For the entrepreneur in me, though, the learning curve was far steeper. One day my psychologist said, "Let me guess what it's like at your company. The people are detached, they're a little afraid of you, they do what you tell them to do, and that's about it. You feel they're not contributing." I said, "You're absolutely right. What's wrong with them?" "Max," he said, "the question is 'What's wrong with you?' '

Then this thing unfolded about my trying to be perfect, never admitting weakness. With his help, I eventually tried a very simple exercise. "Go back to your employees," he suggested, "and instead of using the word 'weak,' use 'real.' That is, don't say 'I need your help because I'm weak.' Say, 'I need your help because I'm real.' See, because you're not real to them, they can't understand you, they can't identify with you, and they can't help you.'

That simple act of redefining weakness was a breakthrough. The next day, I called in my number-two guy. I told him I was in therapy and wanted to know what he felt about our communication, our relationship.

"Max," he said, "we don't have bad communication. We have no communication. You bark at me and I tell you what you want to hear. You second-guess every decision we make while you're away. Max, you and I don't have a bad relationship. We have no relationship.'

So I let him know that I was real. I said, "I don't have the personal strength left inside me to run this company alone. I can't do it. The success of the company doesn't rest with me anymore. It rests on me and you and everybody else out there, and they're going to learn that today." And before the day was over, I had talked to each of my 11 employees. And I promised that I would no longer second-guess their decisions. I initiated an open-door policy in my office; I made sure that everyone in the company who wanted it could get some sort of psychological counseling -- and that the cost would come from our operating budget.

And this amazing transition took place. All of a sudden projects were going on throughout the company, lifting one responsibility after another from my shoulders. When someone made a mistake, we started approaching it from a learning/therapeutic angle -- not "You stupid bastard, any fool knows you should have done it this way." My philosophy now is that if we're doing our job taking care of each other, taking care of the client is easy.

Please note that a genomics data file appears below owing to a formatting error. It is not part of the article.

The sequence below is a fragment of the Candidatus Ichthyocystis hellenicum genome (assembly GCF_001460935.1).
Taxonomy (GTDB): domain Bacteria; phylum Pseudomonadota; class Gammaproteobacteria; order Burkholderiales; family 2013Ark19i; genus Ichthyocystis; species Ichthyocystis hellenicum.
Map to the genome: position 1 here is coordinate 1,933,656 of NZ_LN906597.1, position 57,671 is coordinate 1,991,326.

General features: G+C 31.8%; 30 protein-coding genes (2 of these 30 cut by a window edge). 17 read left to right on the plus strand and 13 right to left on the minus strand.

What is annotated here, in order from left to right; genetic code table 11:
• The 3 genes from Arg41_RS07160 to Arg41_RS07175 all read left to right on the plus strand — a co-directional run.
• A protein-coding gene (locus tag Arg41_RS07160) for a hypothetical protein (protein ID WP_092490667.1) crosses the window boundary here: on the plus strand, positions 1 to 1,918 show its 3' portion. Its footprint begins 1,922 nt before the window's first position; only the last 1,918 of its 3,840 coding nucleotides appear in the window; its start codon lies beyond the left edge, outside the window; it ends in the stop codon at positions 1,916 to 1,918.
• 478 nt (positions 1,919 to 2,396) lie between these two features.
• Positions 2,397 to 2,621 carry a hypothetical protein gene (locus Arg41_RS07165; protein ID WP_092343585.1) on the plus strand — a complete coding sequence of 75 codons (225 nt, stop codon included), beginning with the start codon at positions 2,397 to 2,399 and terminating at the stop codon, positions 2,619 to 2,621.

* * *

In the past few years, Corporate Resource Development has become the success I'd always hoped it would be. By 1986, we were turning a profit, and we'll do $1 million in revenues this fiscal year. One of my goals, to make the INC. 500 list of fast-growing companies, was realized in 1987 (#395), when I also received the Atlanta Small Businessperson of the Year and Georgia's Vietnam Veterans Small Business awards. I've got excellent people around me, a thriving company, a wonderful family, all the material things I need.

But I have something else that's of crucial importance to me. And that is a mission. The large gray mass of vets who came back from Vietnam without my kind of credentials, who were branded "losers" and "druggies' -- they're the ones I'm fighting for now. I teach a course for vets in entrepreneurship and sales and marketing; I do a lot of fund raising. What these guys need is a chance -- a chance, and the expertise of someone they trust. In that sense, it's important for them to know that Max Carey, the golden boy, also failed along the way. They're not so concerned about the guy who went right to the top, because they can't identify with him. But they can identify with someone like me, someone who went down and came back up.

To know you're not alone is a great relief.

* * *

William R. Carey Jr. is chief executive officer of Corporate Resource Development Inc., in Atlanta. n

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Last updated: Oct 1, 1988